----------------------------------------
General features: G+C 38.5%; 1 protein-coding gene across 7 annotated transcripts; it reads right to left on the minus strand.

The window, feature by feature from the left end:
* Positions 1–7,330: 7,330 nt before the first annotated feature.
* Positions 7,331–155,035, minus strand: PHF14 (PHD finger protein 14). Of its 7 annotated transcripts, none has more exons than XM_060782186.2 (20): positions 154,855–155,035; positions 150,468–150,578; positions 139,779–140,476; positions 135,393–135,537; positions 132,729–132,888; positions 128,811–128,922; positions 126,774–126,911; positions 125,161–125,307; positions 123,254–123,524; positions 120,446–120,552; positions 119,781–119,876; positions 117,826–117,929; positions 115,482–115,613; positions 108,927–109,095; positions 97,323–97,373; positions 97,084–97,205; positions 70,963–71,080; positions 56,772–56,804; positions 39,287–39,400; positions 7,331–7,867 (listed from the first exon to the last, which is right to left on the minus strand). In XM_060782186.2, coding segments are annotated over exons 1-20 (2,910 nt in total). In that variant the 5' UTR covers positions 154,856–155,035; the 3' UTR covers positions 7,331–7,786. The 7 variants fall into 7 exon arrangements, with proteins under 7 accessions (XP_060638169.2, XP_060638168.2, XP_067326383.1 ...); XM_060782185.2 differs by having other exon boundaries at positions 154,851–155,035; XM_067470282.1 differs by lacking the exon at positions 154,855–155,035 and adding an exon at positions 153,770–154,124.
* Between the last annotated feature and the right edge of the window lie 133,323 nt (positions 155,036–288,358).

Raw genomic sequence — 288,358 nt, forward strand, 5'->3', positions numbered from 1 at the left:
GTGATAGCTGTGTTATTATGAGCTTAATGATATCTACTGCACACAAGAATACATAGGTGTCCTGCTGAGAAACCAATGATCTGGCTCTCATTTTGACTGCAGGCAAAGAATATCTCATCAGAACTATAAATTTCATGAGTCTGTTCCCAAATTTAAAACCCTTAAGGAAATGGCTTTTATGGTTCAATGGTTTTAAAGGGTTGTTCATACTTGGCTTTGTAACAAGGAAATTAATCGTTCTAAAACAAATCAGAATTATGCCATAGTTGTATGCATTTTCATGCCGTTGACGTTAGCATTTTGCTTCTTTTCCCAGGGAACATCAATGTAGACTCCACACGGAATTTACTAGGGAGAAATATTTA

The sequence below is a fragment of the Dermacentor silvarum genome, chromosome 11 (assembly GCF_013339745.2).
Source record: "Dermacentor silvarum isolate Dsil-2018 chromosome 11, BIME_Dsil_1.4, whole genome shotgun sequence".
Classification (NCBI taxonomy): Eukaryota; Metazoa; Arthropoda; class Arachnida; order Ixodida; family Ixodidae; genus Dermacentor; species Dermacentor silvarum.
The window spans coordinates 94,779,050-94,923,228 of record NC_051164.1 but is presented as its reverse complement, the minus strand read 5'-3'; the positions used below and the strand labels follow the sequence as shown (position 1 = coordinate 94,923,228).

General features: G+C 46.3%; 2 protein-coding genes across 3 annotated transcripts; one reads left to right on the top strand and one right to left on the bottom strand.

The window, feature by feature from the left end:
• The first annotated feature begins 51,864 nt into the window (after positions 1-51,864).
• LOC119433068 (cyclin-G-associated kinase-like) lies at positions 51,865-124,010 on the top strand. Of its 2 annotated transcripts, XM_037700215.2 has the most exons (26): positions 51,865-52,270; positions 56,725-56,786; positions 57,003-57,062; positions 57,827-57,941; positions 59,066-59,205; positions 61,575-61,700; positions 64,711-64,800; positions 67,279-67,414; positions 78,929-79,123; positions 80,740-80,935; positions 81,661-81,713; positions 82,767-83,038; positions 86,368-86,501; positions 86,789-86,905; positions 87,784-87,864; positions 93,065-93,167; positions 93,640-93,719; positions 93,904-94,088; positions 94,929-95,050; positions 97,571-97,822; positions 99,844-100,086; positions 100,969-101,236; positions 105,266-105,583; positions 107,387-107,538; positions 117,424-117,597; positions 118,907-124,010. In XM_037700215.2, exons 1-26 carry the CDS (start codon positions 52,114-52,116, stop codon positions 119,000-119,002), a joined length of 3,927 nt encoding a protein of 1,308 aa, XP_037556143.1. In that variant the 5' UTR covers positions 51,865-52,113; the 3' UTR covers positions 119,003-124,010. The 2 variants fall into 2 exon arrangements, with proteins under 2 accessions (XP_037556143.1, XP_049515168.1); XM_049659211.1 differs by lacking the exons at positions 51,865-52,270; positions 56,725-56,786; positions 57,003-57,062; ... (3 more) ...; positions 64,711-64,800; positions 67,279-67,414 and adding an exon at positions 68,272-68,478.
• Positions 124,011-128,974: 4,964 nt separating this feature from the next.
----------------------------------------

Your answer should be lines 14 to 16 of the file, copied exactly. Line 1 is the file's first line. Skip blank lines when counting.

• The first annotated feature begins 51,864 nt into the window (after positions 1-51,864).
• LOC119433068 (cyclin-G-associated kinase-like) lies at positions 51,865-124,010 on the top strand. Of its 2 annotated transcripts, XM_037700215.2 has the most exons (26): positions 51,865-52,270; positions 56,725-56,786; positions 57,003-57,062; positions 57,827-57,941; positions 59,066-59,205; positions 61,575-61,700; positions 64,711-64,800; positions 67,279-67,414; positions 78,929-79,123; positions 80,740-80,935; positions 81,661-81,713; positions 82,767-83,038; positions 86,368-86,501; positions 86,789-86,905; positions 87,784-87,864; positions 93,065-93,167; positions 93,640-93,719; positions 93,904-94,088; positions 94,929-95,050; positions 97,571-97,822; positions 99,844-100,086; positions 100,969-101,236; positions 105,266-105,583; positions 107,387-107,538; positions 117,424-117,597; positions 118,907-124,010. In XM_037700215.2, exons 1-26 carry the CDS (start codon positions 52,114-52,116, stop codon positions 119,000-119,002), a joined length of 3,927 nt encoding a protein of 1,308 aa, XP_037556143.1. In that variant the 5' UTR covers positions 51,865-52,113; the 3' UTR covers positions 119,003-124,010. The 2 variants fall into 2 exon arrangements, with proteins under 2 accessions (XP_037556143.1, XP_049515168.1); XM_049659211.1 differs by lacking the exons at positions 51,865-52,270; positions 56,725-56,786; positions 57,003-57,062; ... (3 more) ...; positions 64,711-64,800; positions 67,279-67,414 and adding an exon at positions 68,272-68,478.
• Positions 124,011-128,974: 4,964 nt separating this feature from the next.